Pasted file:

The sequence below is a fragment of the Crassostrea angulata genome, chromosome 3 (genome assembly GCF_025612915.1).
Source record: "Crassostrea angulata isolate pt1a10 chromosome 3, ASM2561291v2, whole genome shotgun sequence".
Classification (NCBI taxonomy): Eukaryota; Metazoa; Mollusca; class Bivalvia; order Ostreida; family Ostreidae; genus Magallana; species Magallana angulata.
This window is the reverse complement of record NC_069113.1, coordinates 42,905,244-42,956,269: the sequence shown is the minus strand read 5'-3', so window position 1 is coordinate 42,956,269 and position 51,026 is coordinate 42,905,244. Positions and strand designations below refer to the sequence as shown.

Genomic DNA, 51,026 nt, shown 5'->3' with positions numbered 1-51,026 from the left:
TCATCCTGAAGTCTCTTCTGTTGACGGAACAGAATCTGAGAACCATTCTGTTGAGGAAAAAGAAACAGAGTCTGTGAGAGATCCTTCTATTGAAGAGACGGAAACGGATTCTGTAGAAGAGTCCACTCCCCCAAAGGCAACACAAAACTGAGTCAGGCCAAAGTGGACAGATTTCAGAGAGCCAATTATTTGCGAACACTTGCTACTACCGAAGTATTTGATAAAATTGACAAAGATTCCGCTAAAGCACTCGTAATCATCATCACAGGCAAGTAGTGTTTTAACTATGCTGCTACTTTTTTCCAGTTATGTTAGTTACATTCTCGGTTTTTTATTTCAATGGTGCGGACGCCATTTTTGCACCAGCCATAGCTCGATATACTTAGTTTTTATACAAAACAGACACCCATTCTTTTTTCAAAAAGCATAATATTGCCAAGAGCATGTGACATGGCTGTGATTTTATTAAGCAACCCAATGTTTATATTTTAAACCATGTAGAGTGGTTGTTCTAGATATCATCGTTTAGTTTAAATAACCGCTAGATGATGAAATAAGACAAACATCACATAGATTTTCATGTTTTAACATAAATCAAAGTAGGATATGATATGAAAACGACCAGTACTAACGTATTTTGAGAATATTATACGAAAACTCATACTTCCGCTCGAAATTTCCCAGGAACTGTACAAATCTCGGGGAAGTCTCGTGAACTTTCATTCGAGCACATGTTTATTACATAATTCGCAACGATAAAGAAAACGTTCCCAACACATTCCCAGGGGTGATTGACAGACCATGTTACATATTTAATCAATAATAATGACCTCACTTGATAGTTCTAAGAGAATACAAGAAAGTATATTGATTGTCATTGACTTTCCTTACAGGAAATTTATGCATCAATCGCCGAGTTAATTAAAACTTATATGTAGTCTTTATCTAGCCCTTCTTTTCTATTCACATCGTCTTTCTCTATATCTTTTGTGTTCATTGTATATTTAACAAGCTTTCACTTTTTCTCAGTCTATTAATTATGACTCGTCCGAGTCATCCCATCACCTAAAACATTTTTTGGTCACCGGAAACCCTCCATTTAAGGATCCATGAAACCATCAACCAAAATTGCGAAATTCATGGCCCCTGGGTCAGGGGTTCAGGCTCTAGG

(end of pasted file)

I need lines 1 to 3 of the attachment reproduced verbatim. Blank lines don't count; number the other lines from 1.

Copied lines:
The sequence below is a fragment of the Crassostrea angulata genome, chromosome 3 (genome assembly GCF_025612915.1).
Source record: "Crassostrea angulata isolate pt1a10 chromosome 3, ASM2561291v2, whole genome shotgun sequence".
Classification (NCBI taxonomy): Eukaryota; Metazoa; Mollusca; class Bivalvia; order Ostreida; family Ostreidae; genus Magallana; species Magallana angulata.